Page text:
Greater Manchester leaders have indicated they would be willing to accept an elected mayoral model if it guaranteed the transfer of significant powers and funding to the area.
Their comments come in the wake of a report, commissioned by Greater Manchester Combined Authority and Manchester City Council and published by thinktank ResPublica on Monday, that called for the entire allocation of public spending in Greater Manchester – currently £22.5bn a year – to be devolved by 2020. It advocated an elected mayor as its preferred approach to governance once this responsibility was devolved.
Councils in the area have been resistant to the idea of an elected mayor, preferring a cabinet-style system in which the leaders of Greater Manchester’s 10 councils each hold a portfolio across the area and decisions are taken following talks between all of the authorities involved.
But Kieran Quinn (Lab), leader of Tameside MBC, said he believed there was “an inevitability about the elected mayor model” due to political will in Westminster.
“We have a model that works but I’m not foolish; I understand the pressure,” he said.
“There is significant opinion that Greater Manchester needs its own Boris or Ken…What will convince us to move for the elected mayor model is the transfer of significant powers.”
Sue Derbyshire (Lib Dem), leader of Stockport MBC, said her preference was not for the elected mayoral model but added: “If there really was that devolution of public sector control to the Greater Manchester combined authority and the price was we had to have the mechanism central government imposed and that was an elected mayor, then I might find that price worth paying.”
Lord Peter Smith (Lab), chair of the Greater Manchester combined authority and leader of Wigan MBC, told LGC he was still not convinced that “the traditional elected mayoral model” was “the best option for Greater Manchester”.
However, he said: “I’m not ruling the elected mayoral model out, but at this stage I think it’s a move too far given public opinion and understanding in Greater Manchester.
“We need to bring the public along with us and we are beginning to do that but it’s a slow process,” he said.
Donna Hall, chief executive of Wigan MBC, said there were “differences of opinion between the leaders” about the mayoral model, but added that “things have changed since we last had the debate”.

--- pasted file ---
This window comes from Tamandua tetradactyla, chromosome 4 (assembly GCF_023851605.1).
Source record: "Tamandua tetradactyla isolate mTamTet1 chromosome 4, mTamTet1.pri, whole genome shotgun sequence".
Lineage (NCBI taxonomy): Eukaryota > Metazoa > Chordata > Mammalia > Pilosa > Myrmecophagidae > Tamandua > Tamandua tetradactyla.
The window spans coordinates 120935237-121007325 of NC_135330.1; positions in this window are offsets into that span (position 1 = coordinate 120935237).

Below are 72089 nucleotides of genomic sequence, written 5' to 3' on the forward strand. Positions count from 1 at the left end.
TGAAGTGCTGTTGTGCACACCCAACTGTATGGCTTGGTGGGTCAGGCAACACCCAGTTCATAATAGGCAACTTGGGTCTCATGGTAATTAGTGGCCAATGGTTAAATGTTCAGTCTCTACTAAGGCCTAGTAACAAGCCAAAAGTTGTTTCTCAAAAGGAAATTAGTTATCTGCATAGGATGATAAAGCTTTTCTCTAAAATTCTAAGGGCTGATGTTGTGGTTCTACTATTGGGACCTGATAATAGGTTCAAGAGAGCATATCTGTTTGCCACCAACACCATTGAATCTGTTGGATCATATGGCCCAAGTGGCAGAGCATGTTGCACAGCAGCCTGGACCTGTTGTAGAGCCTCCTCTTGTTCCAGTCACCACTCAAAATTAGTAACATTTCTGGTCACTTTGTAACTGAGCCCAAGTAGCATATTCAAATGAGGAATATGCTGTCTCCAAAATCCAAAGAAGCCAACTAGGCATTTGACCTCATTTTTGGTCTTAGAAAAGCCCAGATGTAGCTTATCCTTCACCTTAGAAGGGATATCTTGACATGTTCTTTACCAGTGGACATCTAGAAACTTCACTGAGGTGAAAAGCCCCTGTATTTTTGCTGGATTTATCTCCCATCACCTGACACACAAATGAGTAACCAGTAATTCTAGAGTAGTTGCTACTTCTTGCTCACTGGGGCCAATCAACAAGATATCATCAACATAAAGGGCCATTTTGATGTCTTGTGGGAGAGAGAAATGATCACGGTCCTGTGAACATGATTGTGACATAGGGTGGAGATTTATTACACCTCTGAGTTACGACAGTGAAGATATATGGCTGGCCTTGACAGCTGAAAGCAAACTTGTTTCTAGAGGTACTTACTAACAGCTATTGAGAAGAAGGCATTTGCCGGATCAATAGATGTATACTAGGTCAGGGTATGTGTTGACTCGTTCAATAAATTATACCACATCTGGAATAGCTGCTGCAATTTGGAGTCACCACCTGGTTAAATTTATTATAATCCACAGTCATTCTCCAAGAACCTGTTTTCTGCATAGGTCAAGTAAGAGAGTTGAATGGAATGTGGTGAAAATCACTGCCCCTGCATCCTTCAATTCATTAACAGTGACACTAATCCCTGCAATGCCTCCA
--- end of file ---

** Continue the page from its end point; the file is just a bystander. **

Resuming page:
However, Sean Anstee (Con), leader of Trafford Council, told LGC he was not backing the elected mayoral model and would prefer an alternative form of governance.
He said: “I don’t particularly think it’s an effective form of governance. It creates a huge amount of power for one individual, and it’s another layer of governance and bureaucracy when we already have a combined authority that is working very well.”
The move comes amid growing signs that, in the wake of the Scottish independence referendum, Greater Manchester could also receive greater devolved powers.
LGC understands that chancellor George Osborne is considering a plan to devolve full control of the skills budget to the combined authority. Senior figures in Greater Manchester are expecting details of this to be announced in the autumn statement, due in December.
Mr Osborne announced in June that cities in the north of England could have “serious devolution of powers and budgets” in return for adopting elected mayors.
Meanwhile, the Greater Manchester combined authority is also in talks about an alternative new governance structure to an elected mayor.
Lord Smith told LGC the current model, in which council leaders also have a Greater Manchester-wide role, was placing heavy demands on leaders’ time.
An alternative model could see leaders being asked to decide between their local authority and combined authority duties, although Lord Smith said proposals for this approach were in their very early stages.
The County Councils Network has also this week published a report calling for a package of devolved powers based on the concept of ‘one place, one budget’.
Chair David Hodge (Con) told LGC: “We do need a fairer funding settlement and that is critical.”
Cllr Hodge said while it seems all of the talk is about devolving funding and power to cities, he said county councils also have the ability to run some services better and more efficiently.
“I see no reason why we cannot take on more responsibility,” he said.